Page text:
- Supplies of dopamine are depleted with continued alcohol abuse. Brain functions become dependent on drugs or alcohol to produce dopamine. You begin to need alcohol to feel normal and hold off withdrawal symptoms.
Alcohol can mimic stimulant effects such as increasing heart rate and aggression. Some studies suggest that people who drink large quantities of alcohol quickly are more likely to experience the initial stimulating feelings it can provide. These people may also be more likely to develop an alcohol use disorder.
Ethanol, the main ingredient in alcohol, is a depressant. Ethanol and other depressants slow down the central nervous system. This is attributed to how they act on the neurotransmitter gamma-aminobutyric acid (GABA). GABA is a natural brain chemical that helps you feel calm by inhibiting nerve activity and messaging to the brain that’s associated with stress, anxiety, or fear. When alcohol produces excessive amounts of GABA, you may feel:
- Less inhibited
- Unsteady on your feet or clumsy
Alcohol’s depressant effects can come with undesired consequences. Some people drink alcohol because it makes them feel relaxed and they think it calms anxiety. This ultimately backfires. Drinking too much can trigger rebound anxiety and stress the day after drinking. In fact, these symptoms are often worse than the anxiety and stress you were trying to numb with alcohol.
The depressant effects of alcohol and other drugs can also be dangerous. Excessive amounts of alcohol in a short period of time can depress your central nervous system so much that your breathing and heart rate slows to the point of:
- Respiratory depression
Whether alcohol is a stimulant or depressant, most people drink because they like its effects. Some people like these effects so much, they drink increasing amounts of alcohol to keep obtaining those feelings. The problem is that if you’re abusing alcohol, the desired effects will become harder to get, and your body can become dependent on alcohol to function properly.
Signs of alcohol addiction include:
- Needing increasing amounts of alcohol to get the desired effect (alcohol tolerance)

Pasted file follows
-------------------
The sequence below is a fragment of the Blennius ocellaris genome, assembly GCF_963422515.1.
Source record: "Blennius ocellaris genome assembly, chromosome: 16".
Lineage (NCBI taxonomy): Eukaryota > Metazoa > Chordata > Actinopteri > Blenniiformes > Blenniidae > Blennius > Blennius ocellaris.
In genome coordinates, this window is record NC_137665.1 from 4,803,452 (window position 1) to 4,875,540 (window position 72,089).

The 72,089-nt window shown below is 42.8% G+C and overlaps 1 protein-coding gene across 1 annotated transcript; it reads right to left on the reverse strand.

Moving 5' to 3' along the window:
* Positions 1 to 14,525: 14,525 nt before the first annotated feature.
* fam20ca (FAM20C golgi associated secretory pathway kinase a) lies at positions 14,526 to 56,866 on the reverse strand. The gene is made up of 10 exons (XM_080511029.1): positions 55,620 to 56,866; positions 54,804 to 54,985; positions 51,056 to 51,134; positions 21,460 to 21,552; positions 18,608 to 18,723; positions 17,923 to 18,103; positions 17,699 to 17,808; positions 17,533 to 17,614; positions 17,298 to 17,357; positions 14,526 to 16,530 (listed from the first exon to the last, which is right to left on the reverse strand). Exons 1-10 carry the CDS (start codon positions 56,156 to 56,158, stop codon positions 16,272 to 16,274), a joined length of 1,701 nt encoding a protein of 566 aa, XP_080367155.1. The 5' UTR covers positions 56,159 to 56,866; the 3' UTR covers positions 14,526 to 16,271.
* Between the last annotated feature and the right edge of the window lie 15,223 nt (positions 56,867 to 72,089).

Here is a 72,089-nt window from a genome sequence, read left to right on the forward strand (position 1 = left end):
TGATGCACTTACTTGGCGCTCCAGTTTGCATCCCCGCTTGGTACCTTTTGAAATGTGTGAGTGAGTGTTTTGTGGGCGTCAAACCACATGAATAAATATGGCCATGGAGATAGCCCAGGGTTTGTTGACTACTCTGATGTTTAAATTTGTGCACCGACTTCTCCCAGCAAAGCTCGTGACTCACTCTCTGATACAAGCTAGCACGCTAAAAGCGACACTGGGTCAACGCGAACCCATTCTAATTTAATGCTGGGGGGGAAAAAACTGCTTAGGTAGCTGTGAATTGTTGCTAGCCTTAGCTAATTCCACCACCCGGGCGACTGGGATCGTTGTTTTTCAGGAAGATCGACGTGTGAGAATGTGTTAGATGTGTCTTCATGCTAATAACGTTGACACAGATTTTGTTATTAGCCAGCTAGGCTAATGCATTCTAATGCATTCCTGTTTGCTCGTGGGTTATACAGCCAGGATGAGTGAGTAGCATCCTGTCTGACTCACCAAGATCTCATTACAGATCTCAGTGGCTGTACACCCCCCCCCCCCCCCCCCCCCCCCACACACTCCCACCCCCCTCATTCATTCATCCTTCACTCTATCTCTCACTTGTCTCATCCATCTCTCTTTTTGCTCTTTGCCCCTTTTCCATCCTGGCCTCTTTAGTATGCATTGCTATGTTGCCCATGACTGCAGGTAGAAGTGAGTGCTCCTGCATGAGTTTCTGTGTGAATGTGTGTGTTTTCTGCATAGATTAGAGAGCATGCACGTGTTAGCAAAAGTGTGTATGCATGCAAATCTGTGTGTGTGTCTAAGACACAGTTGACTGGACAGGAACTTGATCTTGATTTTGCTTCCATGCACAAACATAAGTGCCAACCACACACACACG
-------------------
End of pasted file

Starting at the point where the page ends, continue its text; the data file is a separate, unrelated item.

- Experiencing alcohol withdrawal symptoms when you go without drinking (alcohol dependence); for example: headache, shaking, confusion, agitation, and fast heart rate
- Avoiding events that don’t include alcohol
- Participating in dangerous activities while drinking like drunk driving, taking prescription medications, or operating machinery
- Drinking at inappropriate times like at work or in the morning
- Experiencing physical or mental symptoms because of substance abuse
- Neglecting work, school, or family responsibilities because of alcohol
- Disregarding alcohol’s negative short-term and long-term effects on your well-being
- Concern from others that you’re having alcoholism symptoms
- Continuing to drink alcohol despite negative consequences
Concerned About Your Drinking?
If you or a loved one is struggling with alcohol abuse, call us. Footprints to Recovery offers evidence-based alcohol addiction treatment that addresses the reasons why you drink and teaches you relapse-prevention skills. These two factors of addiction treatment are critical for long-term recovery.
Our addiction treatment programs include:
- Medical drug and alcohol detox
- Inpatient treatment
- Partial hospitalization program
- Intensive outpatient program
- Outpatient rehab
- Sober living residences
- Dual diagnosis treatment
Footprints to Recovery’s drug and alcohol rehab centers are trusted and accredited. Our alcoholism treatment providers are highly credentialed, compassionate professionals who truly care about your well-being and recovery. We’ve helped thousands of people take back their lives from addiction. Call us for a free confidential consultation.